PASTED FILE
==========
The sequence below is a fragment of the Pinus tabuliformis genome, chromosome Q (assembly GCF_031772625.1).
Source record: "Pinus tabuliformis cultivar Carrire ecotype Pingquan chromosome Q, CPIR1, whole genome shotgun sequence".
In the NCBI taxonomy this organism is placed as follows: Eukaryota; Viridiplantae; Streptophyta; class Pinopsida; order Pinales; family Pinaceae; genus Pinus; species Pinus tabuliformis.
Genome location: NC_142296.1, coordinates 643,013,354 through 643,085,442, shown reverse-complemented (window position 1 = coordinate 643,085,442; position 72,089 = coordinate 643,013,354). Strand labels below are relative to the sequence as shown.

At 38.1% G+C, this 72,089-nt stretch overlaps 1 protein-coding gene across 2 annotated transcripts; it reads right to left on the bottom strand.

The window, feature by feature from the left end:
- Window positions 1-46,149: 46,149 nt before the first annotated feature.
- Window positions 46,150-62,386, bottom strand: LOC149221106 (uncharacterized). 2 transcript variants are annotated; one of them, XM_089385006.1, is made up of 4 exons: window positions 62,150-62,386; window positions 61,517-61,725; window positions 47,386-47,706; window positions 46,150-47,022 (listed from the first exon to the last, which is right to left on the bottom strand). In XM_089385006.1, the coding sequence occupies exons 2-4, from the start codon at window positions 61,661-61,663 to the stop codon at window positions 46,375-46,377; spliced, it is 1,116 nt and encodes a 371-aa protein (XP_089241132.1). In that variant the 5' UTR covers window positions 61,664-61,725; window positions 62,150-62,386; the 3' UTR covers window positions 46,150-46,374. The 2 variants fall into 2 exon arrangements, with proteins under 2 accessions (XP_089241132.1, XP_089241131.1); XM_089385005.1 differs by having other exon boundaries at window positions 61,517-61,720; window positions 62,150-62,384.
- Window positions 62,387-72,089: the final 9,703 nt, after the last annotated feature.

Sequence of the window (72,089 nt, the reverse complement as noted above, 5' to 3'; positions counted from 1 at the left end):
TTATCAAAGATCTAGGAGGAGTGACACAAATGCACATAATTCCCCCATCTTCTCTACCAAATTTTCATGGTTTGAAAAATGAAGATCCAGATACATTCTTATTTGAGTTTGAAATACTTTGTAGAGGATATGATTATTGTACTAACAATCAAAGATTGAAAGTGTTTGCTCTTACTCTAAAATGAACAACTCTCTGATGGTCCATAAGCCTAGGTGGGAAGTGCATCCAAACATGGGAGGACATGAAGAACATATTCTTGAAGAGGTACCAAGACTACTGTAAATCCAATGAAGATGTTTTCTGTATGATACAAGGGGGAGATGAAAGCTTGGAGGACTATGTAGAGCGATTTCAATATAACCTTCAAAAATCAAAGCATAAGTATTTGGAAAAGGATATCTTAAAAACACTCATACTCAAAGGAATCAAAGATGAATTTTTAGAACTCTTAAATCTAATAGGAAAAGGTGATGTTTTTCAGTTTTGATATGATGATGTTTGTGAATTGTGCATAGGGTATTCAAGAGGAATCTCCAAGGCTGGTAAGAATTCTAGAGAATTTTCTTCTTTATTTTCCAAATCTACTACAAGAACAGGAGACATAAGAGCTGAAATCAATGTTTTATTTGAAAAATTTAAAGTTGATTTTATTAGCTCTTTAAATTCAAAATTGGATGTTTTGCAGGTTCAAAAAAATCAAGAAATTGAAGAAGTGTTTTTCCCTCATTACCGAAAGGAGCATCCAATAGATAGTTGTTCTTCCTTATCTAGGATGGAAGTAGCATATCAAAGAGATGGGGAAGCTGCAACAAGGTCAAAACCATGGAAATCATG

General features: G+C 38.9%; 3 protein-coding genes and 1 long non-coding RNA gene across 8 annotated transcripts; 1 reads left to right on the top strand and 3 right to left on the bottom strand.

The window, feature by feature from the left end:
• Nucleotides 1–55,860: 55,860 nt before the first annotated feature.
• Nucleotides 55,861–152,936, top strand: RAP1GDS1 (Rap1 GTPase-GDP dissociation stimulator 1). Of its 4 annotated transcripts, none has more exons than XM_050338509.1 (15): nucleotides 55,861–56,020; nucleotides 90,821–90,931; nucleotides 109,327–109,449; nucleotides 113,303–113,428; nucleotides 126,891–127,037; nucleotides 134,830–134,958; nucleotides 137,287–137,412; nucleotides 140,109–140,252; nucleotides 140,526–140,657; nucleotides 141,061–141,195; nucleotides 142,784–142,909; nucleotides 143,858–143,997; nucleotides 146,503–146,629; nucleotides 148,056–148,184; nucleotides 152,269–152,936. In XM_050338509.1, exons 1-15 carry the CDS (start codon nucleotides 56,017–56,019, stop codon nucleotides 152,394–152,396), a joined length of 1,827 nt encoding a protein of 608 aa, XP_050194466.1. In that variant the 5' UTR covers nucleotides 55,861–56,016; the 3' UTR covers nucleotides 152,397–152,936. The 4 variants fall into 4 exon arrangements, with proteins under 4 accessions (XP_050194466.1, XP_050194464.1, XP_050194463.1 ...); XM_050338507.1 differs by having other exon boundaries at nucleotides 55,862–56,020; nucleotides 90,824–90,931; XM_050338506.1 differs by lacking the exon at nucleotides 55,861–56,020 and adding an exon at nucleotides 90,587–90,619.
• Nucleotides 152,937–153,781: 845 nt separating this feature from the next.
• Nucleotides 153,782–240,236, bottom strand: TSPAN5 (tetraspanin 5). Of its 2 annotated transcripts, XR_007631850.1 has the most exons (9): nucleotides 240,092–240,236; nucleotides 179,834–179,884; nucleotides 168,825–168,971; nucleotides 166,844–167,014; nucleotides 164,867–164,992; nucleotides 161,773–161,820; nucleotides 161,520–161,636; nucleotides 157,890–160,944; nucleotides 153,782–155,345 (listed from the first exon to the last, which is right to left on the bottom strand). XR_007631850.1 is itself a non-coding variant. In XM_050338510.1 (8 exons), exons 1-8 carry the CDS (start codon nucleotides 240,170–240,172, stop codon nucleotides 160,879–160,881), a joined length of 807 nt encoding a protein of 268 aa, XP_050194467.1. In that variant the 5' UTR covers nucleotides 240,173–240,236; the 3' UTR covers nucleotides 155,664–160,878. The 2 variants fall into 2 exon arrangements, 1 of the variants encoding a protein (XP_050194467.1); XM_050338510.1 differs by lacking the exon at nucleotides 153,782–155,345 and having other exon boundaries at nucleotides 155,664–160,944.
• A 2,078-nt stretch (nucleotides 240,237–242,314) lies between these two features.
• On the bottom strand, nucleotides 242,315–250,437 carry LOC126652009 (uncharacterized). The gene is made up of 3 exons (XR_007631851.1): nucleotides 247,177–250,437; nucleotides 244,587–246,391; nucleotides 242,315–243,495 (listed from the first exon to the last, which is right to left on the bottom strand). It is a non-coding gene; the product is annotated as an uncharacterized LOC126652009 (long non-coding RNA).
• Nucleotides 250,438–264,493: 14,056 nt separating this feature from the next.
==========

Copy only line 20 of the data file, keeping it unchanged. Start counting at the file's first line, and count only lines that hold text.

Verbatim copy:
• Nucleotides 250,438–264,493: 14,056 nt separating this feature from the next.